Up for the challenge? What habit do you want to take on for 30 days? Let us know in the comments. And, if you choose to go a more traditional route, check out Matt’s post from last week on uncluttered Valentine’s day gifts.

 

This post has been updated since its original publication in 2009.

Valentine’s day gift ideas

vdayValentine’s day is just around the corner and some of us are probably scrambling to find that perfect gift for their loved one. Don’t let your desperation lead you to your local retailer in search of a gift just for the sake of paying attention to the calendar. We highly recommend consumables as gifts. For example, food, tickets to a performance, or an experience gift.

If you need some ideas, here area few that should make the day a little more memorable:

Dinner for two (prepared by you): If you don’t usually cook, do yourself a favor and figure out how to make one dish very well. You can surprise your significant other with an unexpected meal — freshly made and ready to eat.

Movie night: Find and rent the first movie that you watched together, no matter how bad it was. It will bring back some memories and if it was a really bad film it will probably make you laugh.

Be creative: If you are the creative type, create a collage of photos and mementos or write a poem. If you don’t consider yourself creative, give it a try — you may be surprised at your hidden talent.

Organize: Surprise your loved one by organizing a particular problem area of your home. Try to choose an area that really gets under their skin.

Tickets: Print out a set of redeemable tickets for back rubs, foot rubs, or chores that your partner usually takes upon themselves. Whatever you can think of can be printed onto these redeemable tickets.

These are just a handful of ideas, feel free to add your own in the comments section.

 

This post has been updated since its original publication in 2009.

Casualties of the format wars

Throwback Thursday

While looking through pasts post, I came across this one from 11 years ago and I had to smile. Format wars were going on long before HD DVD vs. Blu-Ray. As a member of the Generation X cohort, I remember when we were told 8-track tapes for music, and laser discs for movies were the way of the future. Even 11 years ago, it was hard to imagine that music and movies are now distributed via streaming services like Amazon Prime Video and Amazon Unlimited Music. It will be interesting to see what the future holds. In the meantime enjoy a bit of the past.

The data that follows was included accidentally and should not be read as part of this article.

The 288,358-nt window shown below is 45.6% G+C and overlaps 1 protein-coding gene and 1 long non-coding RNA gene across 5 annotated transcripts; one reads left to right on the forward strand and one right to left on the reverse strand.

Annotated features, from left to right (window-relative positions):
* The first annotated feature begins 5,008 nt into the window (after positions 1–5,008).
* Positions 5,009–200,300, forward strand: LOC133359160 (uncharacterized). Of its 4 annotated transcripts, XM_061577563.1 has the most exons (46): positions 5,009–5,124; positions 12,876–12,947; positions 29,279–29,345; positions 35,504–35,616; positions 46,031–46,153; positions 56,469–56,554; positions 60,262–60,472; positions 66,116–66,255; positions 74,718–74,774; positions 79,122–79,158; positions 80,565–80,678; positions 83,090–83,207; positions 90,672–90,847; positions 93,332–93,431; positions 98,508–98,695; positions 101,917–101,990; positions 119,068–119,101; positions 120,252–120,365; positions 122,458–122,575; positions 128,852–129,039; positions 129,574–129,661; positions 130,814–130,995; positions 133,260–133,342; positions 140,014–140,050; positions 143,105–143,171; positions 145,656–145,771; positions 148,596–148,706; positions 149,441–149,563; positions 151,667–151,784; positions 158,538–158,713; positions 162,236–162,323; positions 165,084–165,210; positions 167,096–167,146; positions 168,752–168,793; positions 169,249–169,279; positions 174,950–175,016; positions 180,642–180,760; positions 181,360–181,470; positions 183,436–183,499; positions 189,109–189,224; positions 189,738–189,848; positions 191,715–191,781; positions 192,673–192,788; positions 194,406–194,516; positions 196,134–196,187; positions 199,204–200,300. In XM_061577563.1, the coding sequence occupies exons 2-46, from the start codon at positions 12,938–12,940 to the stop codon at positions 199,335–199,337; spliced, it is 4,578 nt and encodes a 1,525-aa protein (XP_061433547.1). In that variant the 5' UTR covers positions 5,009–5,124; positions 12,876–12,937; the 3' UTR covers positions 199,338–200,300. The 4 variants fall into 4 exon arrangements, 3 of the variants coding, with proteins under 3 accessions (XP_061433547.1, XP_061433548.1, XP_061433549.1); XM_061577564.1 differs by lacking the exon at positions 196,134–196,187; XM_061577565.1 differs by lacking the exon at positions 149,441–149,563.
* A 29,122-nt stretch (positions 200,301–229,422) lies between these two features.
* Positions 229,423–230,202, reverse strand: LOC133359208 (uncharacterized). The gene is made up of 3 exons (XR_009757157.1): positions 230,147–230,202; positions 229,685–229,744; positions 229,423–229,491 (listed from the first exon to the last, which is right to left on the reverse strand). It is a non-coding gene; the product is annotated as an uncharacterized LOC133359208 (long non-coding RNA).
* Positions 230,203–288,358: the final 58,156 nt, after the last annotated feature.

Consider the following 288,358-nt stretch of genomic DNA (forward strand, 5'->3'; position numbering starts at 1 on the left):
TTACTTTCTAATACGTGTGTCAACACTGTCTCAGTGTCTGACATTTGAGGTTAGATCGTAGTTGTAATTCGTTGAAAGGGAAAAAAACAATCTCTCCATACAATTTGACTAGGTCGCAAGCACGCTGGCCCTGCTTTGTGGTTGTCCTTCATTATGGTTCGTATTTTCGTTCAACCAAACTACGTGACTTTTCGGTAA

It is always a risky decision to make when competing formats are at each other’s throats for market dominance, but what if your early adoption choice is on the wrong end of the format wars? If you don’t know what I’m referring to here, you probably haven’t made a choice between Blu-Ray or HD DVD. Recent developments have basically put the nail in HD DVD’s coffin.

What should one do with the HD DVD player and discs that are basically going to become relics of the latest format wars of home entertainment? Well, you could try and return all of your HD DVD merchandise if you have the receipts and are within the return date cut off. But, what if that ship has sailed? Are you supposed to hold on to this dying format only to pull it out in 20 years to impress your technophile friends with this short-lived format?

Should you resort to listing it on eBay or Craigslist? It seems that a lot of people already have that idea. Could you use the discs as coasters for your drinks? Not really a great idea either. Unfortunately, I think you just admit that it’s time to move on and buy a replacement Blu-Ray player. If you choose to dispose of your old player, be sure to read our post on disposing electronics first.

I’m going to hold off buying a new DVD player for a while and rely on digital distribution for my HD movie viewing pleasure. Services like Amazon’s Prime Video and my cable provider’s On Demand make this relatively simple. It is definitely the most uncluttered of all the options, and I’m in no hurry.

For those of you who have all the hardware needed to convert HD DVDs to Blu-Ray, Wired has a tutorial on how to do just that.